Contemporary Perspectives on Problem-Based Language Learning
A volume in the series: Contemporary Perspectives on Problem-Based Learning. Editor(s): Paul Iida, Akita International University. Mary Frances Agnello, Akita International University. Colette M. Taylor, Seattle University.
Call for Chapters
About the Theme
Problem-based learning is a method or approach to learning in which students are engaged in the learning process. It is usually student directed, and the teacher facilitates the students’ investigation of a particular problem or inquiry. Although language teachers and language teacher researchers have engaged in problem-based language learning for decades, we lack a clear understanding of what problem-based language learning looks like, how it is implemented, what struggles language teachers and students face, among others.
The goal of this volume is to be a venue to explore many current perspectives on problem-based language learning, from empirical data, to theoretical considerations, to putting the theory into practice in practical classroom applications. Chapters may examine K-12, higher education, and/or adult education contexts, specific institutions, countries, or regions, among just a few considerations.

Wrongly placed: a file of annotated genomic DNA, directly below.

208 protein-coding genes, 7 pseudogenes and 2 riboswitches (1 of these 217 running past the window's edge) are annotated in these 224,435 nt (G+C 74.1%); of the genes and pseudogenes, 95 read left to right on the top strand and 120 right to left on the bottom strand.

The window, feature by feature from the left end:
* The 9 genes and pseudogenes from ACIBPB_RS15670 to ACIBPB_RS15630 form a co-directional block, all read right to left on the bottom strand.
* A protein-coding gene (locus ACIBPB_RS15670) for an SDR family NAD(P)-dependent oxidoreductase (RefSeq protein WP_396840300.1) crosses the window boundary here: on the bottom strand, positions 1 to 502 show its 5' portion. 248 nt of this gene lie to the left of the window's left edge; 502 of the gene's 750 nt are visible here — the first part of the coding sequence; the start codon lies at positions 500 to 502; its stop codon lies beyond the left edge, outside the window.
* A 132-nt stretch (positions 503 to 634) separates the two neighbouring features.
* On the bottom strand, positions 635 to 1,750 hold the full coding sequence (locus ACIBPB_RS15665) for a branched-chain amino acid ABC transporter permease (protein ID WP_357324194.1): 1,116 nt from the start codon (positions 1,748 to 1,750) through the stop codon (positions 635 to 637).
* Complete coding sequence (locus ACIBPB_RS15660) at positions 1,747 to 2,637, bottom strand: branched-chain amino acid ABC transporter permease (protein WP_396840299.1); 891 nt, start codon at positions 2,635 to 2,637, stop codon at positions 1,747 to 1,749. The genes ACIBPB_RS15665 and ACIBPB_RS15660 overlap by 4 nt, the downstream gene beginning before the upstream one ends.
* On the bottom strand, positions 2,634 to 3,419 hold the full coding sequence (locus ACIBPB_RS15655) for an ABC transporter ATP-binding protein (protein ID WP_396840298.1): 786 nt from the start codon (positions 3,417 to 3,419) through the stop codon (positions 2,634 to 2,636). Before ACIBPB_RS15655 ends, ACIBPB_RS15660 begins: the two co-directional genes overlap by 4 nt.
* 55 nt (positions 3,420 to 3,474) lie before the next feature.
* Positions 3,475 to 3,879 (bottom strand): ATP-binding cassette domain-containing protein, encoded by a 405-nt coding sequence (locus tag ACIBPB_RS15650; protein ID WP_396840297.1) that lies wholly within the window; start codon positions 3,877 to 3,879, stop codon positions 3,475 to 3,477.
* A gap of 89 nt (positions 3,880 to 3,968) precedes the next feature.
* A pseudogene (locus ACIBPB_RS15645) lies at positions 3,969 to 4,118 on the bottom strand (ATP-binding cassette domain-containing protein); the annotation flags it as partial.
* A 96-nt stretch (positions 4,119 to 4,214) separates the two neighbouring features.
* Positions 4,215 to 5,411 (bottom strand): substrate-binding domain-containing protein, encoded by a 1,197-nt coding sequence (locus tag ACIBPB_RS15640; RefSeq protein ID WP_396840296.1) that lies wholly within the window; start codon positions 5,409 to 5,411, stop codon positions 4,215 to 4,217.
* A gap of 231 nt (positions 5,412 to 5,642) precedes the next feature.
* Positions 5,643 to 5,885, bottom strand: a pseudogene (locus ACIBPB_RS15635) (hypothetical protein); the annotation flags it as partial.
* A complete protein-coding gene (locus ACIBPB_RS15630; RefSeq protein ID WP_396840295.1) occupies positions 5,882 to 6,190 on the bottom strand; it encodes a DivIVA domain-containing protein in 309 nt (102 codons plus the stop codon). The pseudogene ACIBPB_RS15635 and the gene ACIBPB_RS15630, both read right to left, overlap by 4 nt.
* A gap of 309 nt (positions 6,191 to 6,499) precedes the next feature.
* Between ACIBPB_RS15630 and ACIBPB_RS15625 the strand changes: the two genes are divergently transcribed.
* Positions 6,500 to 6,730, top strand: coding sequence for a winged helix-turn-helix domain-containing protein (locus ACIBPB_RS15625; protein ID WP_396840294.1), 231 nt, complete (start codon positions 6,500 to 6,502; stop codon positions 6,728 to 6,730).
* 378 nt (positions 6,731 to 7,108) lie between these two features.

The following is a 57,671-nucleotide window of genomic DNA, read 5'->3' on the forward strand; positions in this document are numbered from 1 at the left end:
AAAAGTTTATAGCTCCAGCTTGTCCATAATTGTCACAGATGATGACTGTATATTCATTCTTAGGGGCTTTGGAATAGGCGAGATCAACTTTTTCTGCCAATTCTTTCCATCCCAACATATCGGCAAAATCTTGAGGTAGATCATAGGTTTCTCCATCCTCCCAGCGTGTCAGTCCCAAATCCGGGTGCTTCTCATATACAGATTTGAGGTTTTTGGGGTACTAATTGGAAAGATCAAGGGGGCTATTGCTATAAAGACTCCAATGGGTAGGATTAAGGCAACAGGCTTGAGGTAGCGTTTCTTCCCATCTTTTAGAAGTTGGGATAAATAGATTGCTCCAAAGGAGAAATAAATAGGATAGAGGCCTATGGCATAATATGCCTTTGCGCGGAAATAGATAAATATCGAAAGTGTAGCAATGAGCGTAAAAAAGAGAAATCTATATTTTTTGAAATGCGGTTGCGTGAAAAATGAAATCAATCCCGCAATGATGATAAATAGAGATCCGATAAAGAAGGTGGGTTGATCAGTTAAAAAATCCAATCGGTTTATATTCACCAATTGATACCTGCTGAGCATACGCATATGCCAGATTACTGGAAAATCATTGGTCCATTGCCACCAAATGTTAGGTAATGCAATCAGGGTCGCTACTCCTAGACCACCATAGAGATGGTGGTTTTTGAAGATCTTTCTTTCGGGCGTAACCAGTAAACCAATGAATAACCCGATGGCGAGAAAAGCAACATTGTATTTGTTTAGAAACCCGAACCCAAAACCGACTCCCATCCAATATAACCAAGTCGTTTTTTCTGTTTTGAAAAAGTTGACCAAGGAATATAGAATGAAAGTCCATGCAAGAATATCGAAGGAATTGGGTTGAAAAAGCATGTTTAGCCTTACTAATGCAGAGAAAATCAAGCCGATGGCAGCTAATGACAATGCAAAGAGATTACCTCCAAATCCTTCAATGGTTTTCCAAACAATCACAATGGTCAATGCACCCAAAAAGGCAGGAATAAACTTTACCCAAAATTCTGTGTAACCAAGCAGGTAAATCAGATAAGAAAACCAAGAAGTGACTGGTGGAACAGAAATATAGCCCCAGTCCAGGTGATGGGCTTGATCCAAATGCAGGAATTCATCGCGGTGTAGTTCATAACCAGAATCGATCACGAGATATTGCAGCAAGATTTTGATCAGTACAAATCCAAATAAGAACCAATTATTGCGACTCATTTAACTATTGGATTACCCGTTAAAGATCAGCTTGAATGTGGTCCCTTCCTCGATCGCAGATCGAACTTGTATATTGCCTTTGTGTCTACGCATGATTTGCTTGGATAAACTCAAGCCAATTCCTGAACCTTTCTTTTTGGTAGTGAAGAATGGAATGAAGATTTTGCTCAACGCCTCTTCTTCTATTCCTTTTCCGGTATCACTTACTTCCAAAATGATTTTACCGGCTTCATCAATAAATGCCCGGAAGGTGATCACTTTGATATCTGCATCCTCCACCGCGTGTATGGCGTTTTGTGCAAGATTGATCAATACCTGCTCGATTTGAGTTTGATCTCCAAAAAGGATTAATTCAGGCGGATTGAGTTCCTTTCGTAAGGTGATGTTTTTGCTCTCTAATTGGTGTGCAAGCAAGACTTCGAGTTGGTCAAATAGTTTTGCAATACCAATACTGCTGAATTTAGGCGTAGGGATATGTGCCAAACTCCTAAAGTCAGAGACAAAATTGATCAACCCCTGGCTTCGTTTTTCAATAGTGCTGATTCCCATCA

Possible topics might address one or more of the following (but not at all limited to these topics):
• Effectiveness of problem-based language learning over other approaches
• Contemporary theoretical applications of problem-based language learning
• Attitudes toward problem-based language learning
• Practical applications of problem-based language learning
• Challenges in implementing problem-based language learning
• Policy issues with problem-based language learning
• Advantages and/or disadvantages of problem-based language learning
• Issues that non-language faculty face when working in problem-based language learning
• Issues in learning content in problem-based language learning contexts
• Teacher training/education for problem-based language learning context
Brief description of intent to submit: October 31, 2018
Initial drafts of chapters due: January 31, 2019
Feedback for revisions sent to authors: February 28, 2019
Final chapters due from authors: March 31, 2019
Volume submitted for publication: April 30, 2019
Please send a brief message to the editor by October 31, 2018 with a brief description of your intent to submit a chapter (working title, short description/abstract). Although chapter length is flexible, manuscripts should ideally be between 6,000 and 7,500 words (20-25 pages, double-spaced) and prepared following APA 6th edition formatting guidelines. Full manuscripts should be submitted by January 31, 2019 to Paul Miller at firstname.lastname@example.org. All chapters will go through a blind review process before a decision to publish is made.